For many people who are used to having an inactive or sedentary lifestyle, the shift to an active lifestyle has been strongly linked to reducing loneliness, poor health, and low mental wellbeing.

The first step is often the hardest. Some people face more barriers to engaging in physical activity than others. Common barriers might include a lack of time, choice, and access to activities; safety, transport and affordability; as well as certain cultural reasons. This is why a collaborative approach from all sectors is essential.

Social Prescribing Link Workers

Social prescribing and community-based support is part of the NHS Long-Term Plan’s commitment to a person-centred approach to care.

These Social prescribing link workers take a holistic approach to people’s health and wellbeing. They play a pivotal role in developing relationships with community groups such as sport and activity organisations. They support people to access community activities that promote health and wellbeing while tackling wider detriments to health, based on what matters to the person.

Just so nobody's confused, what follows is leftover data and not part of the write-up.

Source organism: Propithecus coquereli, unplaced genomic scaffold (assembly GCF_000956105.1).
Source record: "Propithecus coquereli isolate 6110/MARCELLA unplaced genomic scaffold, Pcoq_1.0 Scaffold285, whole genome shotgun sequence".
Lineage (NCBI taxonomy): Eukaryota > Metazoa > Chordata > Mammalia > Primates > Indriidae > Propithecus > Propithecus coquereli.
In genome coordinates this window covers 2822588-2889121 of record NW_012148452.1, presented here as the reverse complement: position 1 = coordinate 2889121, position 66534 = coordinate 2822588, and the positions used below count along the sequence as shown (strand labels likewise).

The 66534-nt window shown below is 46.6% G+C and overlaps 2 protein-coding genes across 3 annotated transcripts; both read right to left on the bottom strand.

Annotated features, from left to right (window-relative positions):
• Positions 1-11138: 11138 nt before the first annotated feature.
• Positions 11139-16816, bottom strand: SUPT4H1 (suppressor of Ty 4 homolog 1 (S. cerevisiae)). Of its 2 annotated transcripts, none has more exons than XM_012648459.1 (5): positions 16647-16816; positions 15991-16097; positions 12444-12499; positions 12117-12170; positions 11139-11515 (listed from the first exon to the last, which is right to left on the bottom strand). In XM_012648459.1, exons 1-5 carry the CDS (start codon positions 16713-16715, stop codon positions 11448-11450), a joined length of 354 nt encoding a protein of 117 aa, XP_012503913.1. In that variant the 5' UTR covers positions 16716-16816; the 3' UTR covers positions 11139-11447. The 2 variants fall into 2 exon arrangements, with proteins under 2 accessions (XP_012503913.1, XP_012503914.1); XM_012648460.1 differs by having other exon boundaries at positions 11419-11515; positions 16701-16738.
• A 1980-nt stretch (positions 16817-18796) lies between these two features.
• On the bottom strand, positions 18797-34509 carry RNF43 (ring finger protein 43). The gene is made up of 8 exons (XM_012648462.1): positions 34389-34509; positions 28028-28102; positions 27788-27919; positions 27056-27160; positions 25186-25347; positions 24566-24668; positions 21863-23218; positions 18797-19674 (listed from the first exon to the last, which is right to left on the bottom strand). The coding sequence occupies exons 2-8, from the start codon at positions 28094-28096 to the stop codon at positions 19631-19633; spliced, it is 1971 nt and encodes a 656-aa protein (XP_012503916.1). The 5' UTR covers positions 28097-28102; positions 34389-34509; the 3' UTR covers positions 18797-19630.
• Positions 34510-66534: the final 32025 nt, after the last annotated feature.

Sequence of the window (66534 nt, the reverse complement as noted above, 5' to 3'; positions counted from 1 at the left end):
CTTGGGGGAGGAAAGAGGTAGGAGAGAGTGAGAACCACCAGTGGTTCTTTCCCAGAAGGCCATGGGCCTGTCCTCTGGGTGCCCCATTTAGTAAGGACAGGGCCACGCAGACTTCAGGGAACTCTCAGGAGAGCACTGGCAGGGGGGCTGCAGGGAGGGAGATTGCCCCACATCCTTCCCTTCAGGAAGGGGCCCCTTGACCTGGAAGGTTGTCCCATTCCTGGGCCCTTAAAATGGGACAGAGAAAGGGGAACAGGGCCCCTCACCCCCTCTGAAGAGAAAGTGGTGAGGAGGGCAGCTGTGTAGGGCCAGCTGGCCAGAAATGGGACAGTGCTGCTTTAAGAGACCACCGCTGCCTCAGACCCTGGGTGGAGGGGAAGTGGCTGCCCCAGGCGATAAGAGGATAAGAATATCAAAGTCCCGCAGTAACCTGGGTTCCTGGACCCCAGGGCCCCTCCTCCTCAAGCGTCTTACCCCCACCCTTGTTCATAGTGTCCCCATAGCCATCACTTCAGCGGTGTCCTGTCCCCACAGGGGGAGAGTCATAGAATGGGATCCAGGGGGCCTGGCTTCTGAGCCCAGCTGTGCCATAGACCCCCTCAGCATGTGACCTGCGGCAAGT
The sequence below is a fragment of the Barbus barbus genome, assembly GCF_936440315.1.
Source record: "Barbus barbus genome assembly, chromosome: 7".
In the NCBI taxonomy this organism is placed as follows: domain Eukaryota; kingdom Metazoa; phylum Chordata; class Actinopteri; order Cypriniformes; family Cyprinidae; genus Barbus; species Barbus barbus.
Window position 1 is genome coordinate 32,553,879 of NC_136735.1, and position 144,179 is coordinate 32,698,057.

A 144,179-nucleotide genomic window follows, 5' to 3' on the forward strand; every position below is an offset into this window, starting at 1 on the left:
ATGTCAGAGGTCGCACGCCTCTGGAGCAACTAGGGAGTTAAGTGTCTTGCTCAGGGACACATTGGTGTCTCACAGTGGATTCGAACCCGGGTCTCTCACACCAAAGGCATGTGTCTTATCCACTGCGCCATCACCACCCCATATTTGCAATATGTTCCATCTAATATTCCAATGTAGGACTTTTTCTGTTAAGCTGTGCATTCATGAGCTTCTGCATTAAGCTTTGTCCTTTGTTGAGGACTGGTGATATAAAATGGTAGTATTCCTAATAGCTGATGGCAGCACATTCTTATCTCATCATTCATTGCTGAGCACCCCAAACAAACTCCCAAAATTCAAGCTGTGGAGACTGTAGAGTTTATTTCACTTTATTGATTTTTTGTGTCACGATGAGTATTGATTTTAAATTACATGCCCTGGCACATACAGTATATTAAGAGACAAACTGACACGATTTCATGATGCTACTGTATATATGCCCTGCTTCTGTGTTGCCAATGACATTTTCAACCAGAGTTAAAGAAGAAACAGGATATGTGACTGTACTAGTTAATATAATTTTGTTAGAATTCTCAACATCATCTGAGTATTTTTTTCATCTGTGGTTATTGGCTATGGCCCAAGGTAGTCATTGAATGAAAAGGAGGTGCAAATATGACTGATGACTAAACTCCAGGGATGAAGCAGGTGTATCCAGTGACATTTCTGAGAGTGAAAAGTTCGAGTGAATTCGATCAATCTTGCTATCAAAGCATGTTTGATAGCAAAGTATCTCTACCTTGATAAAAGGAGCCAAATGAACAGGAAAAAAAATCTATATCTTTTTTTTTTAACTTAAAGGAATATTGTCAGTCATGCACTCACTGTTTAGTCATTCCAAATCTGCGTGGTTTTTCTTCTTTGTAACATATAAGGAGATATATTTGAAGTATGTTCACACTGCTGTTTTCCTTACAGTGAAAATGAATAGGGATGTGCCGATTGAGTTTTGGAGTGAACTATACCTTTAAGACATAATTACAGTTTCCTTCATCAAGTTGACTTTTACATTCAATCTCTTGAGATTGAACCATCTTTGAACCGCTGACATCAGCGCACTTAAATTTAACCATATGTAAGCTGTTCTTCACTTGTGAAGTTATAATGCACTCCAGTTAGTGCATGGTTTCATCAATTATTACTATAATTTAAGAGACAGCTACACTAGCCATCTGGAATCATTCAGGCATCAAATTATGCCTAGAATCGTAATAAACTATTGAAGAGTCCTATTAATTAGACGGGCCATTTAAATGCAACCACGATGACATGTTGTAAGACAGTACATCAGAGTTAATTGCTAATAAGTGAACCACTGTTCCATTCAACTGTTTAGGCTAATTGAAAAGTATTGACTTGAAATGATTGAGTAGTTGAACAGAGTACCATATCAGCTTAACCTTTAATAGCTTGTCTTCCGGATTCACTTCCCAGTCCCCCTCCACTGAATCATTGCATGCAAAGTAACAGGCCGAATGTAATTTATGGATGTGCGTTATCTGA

The aim is to have 4,500 Social Prescribers in place by 2023/24.

So What Role Does the Sport and Activity Sector Have in This?

The sport and activity sector covers a diverse range of activities, which are widely accessible to most.

Sport and activity organisations provide the facilities, expertise and means to enable people to engage in an active lifestyle within their local community. So in essence, there should be something for everyone.

Sport and activity sector organisations should reach out to social prescribing link workers, as well as the local community. They can become part of the solution to creative an active nation.

Safeguarding Adults – What Is Our Role?

Our role is to help create a culture where people belong – where they feel safe and valued.

These are key contributing factors that encourage people to engage and maintain a positive lifestyle activity.

We must prepare our clubs, coaches, volunteers and staff to be welcoming, and to understand differing backgrounds and needs.

We must create an environment where participants feel able to share their concerns. And we must be prepared to listen when they do share their concerns.